Maybe these things are arbitrary to you. But to me, they’ve kept me awake at night. They’ve rocked my life for years now. They’ve changed who I am completely. For a while I stopped calling myself a Christian. I go back and forth with the label. It depends on the day. If people ask me when I “got saved” I ask what they mean by that. It’s a process I’m not sure I could ever define. What am I being saved from? Why? I don’t know. I don’t think of my testimony the way that I used to. I don’t think it was that one day when I was 8 years old and seeing demons in the trees. I think of it as how I wrestle with God on a daily basis. I think about all the years I’ve built up my faith only to tear it down again and start anew.

   I’ll be honest, some days I resent most Christians. I see their faith and how it all seems so together. I envy those who know God exists. But when I stop and think about it, I realize how I feel sorry for them. I feel so sorry for people who never had to deconstruct their faith or had to go through the brutal, messy project of tearing their own faith to shreds under a microscope. I feel sorry for anyone who thinks they really have all the answers. I used to think my story was the day I accepted Jesus, but now I’m starting to think of it as the years I’ve spent pushing away Jesus, and going to find him again. Sometimes it’s a bit like tug-of-war. We go back and forth; I pull away, God pulls me right back. Sometimes I want to let go and watch him fall. But at the end of the day, I’m trying to be more okay with the answers I don’t know and to fall in love with the beautiful, but messy, process. I wouldn’t trade it for anything.

   The ocean of doubt is hard to navigate, but I think it’s helped me far more than certainty ever did. Certainty made me stuck up and conceited. It made me think that I had truth and I had power and I was the only who was responsible with giving it to the world. But having doubts made me listen. I didn’t know the answers, so I listened to people when they spoke in hopes of hearing the answers there. I didn’t just listen to people who look like me; but people from all different walks of life. I just learned to listen. I wasn’t always perfect at it, but on the times I did it well, it was rewarding.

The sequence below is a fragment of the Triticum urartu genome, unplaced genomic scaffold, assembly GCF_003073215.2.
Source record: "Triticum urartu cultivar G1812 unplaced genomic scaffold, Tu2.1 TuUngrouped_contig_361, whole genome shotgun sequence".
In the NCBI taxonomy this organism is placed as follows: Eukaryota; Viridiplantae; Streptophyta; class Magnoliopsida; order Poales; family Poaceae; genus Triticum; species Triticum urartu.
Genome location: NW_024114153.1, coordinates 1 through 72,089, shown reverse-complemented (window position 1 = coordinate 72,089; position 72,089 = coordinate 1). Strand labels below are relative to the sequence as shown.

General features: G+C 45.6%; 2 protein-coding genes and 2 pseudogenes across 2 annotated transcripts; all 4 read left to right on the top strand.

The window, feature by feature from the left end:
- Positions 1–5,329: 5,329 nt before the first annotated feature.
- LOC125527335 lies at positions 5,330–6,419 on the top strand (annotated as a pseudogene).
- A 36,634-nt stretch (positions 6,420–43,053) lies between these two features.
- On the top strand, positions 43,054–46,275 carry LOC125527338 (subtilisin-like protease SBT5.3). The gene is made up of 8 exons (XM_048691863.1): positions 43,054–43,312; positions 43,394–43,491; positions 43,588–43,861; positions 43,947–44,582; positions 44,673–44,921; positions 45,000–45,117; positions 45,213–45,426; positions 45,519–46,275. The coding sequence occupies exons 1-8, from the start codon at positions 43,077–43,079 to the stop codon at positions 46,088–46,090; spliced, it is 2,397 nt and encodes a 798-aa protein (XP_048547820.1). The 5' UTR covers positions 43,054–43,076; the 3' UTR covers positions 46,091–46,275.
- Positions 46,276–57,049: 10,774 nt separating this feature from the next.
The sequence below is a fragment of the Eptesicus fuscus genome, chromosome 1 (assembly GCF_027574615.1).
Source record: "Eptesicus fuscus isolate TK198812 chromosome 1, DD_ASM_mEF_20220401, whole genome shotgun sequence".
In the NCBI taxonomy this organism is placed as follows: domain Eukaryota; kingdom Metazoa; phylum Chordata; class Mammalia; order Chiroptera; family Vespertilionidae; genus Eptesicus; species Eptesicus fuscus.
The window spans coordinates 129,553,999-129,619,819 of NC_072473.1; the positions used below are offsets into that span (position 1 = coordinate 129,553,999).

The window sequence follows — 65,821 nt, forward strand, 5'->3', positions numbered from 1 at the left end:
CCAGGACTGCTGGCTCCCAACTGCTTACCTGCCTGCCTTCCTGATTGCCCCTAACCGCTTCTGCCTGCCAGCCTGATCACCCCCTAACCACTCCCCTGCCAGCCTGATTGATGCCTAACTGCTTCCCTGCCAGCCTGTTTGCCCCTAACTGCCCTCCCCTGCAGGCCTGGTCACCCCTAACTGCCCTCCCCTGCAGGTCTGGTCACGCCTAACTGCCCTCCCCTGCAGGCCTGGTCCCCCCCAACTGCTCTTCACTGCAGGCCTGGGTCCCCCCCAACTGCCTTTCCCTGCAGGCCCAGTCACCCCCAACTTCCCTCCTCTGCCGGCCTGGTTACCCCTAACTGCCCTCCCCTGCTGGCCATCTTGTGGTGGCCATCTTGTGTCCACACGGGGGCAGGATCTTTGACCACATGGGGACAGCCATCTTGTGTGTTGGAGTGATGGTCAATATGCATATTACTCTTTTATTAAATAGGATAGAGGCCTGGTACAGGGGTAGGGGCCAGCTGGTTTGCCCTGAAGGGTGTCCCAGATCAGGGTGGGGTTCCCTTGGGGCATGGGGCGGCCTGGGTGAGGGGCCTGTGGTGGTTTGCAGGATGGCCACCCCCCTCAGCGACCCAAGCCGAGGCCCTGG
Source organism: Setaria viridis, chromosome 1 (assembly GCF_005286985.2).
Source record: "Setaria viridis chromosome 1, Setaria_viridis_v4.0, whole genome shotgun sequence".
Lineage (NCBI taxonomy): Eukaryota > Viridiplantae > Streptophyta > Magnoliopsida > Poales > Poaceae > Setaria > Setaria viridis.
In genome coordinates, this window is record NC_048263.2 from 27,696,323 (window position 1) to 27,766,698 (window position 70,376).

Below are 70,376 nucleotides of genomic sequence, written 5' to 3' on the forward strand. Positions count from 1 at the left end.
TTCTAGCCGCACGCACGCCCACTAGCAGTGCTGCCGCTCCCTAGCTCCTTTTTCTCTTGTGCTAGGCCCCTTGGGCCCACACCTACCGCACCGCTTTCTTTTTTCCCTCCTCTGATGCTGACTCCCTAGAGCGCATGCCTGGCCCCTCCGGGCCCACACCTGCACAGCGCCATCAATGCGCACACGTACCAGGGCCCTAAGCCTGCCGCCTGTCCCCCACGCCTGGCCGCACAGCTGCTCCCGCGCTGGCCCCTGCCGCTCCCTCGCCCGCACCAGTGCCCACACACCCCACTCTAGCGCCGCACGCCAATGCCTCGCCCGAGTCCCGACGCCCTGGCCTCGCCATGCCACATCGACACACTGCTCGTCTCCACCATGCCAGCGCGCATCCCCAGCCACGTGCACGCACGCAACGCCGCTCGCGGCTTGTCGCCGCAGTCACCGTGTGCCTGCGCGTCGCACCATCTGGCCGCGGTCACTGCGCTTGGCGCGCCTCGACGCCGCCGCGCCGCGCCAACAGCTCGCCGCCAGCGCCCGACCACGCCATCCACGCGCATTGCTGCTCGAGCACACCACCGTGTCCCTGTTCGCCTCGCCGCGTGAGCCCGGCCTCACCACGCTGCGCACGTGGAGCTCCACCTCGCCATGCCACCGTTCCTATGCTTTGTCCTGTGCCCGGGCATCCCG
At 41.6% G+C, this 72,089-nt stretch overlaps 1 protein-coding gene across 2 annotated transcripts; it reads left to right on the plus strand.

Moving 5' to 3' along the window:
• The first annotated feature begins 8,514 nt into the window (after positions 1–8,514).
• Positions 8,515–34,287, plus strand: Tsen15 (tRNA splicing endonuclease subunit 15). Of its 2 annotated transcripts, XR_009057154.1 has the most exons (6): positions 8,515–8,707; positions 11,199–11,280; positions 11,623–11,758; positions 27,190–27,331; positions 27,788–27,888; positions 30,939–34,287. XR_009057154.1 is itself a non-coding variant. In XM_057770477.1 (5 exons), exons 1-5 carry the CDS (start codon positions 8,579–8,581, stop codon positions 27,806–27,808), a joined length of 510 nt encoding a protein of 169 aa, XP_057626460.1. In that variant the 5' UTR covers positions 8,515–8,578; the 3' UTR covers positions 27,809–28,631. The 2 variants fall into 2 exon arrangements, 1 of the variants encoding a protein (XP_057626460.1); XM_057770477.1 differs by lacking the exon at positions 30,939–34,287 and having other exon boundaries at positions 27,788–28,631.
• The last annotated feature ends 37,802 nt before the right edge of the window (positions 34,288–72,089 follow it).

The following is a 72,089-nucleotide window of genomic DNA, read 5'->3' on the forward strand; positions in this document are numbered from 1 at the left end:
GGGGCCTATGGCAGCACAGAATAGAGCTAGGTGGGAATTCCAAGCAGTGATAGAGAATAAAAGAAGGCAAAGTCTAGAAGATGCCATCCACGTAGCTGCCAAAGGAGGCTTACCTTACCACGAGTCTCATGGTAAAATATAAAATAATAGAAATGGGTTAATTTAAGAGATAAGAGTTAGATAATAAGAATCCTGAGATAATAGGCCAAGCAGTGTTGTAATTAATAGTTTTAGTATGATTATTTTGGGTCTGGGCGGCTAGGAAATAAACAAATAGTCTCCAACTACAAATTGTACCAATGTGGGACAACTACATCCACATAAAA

I keep coming to the conclusion that I don’t know. I don’t know all the weird nuances of my faith but it has to be enough. It has to be enough because if it’s all in how much faith you have, I’m sure I’ll never have enough. I don’t know if I’m a Christian anymore, but I’m done letting that thought scare me. I don’t know if hell exists. I don’t know how much God is in control. Sometimes I doubt he even exists at all. But I know he’s there. Somehow. I know I believe in Jesus. I believe in his radical love and how he did the coolest things on earth. I love how he was a crazy feminist and let women tell the world when he rose on the third day. I love that he let women touch his feet with their hair. I love that all his friends were broke fisherman and tax collectors. He taught so much about loving immigrants and the poor and I think that despite our bastardization of church, it was a great concept. I keep going because despite how much harm the church has caused me, it’s been one of the only anchors in my life. Church has been like a really fucked up family to me; we fight, we disagree, we hurt one another, we try again. We love one another. We are there for one another. We support one another. Sometimes I wish it was different; but that wasn’t for me to decide. We should always strive to be better, but I think we’ll always be a bit messy.